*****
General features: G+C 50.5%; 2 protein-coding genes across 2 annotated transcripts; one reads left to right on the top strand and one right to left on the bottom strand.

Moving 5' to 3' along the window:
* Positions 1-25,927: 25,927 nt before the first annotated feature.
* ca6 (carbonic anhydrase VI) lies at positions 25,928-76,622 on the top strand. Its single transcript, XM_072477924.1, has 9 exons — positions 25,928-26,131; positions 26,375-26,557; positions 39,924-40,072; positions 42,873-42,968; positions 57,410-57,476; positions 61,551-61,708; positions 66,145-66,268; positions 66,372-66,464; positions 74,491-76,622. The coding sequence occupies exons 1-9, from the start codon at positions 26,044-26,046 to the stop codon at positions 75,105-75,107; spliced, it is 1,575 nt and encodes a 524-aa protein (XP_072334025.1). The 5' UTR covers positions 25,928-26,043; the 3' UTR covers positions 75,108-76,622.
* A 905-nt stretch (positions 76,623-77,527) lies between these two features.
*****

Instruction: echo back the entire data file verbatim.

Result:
General features: G+C 50.5%; 2 protein-coding genes across 2 annotated transcripts; one reads left to right on the top strand and one right to left on the bottom strand.

Moving 5' to 3' along the window:
* Positions 1-25,927: 25,927 nt before the first annotated feature.
* ca6 (carbonic anhydrase VI) lies at positions 25,928-76,622 on the top strand. Its single transcript, XM_072477924.1, has 9 exons — positions 25,928-26,131; positions 26,375-26,557; positions 39,924-40,072; positions 42,873-42,968; positions 57,410-57,476; positions 61,551-61,708; positions 66,145-66,268; positions 66,372-66,464; positions 74,491-76,622. The coding sequence occupies exons 1-9, from the start codon at positions 26,044-26,046 to the stop codon at positions 75,105-75,107; spliced, it is 1,575 nt and encodes a 524-aa protein (XP_072334025.1). The 5' UTR covers positions 25,928-26,043; the 3' UTR covers positions 75,108-76,622.
* A 905-nt stretch (positions 76,623-77,527) lies between these two features.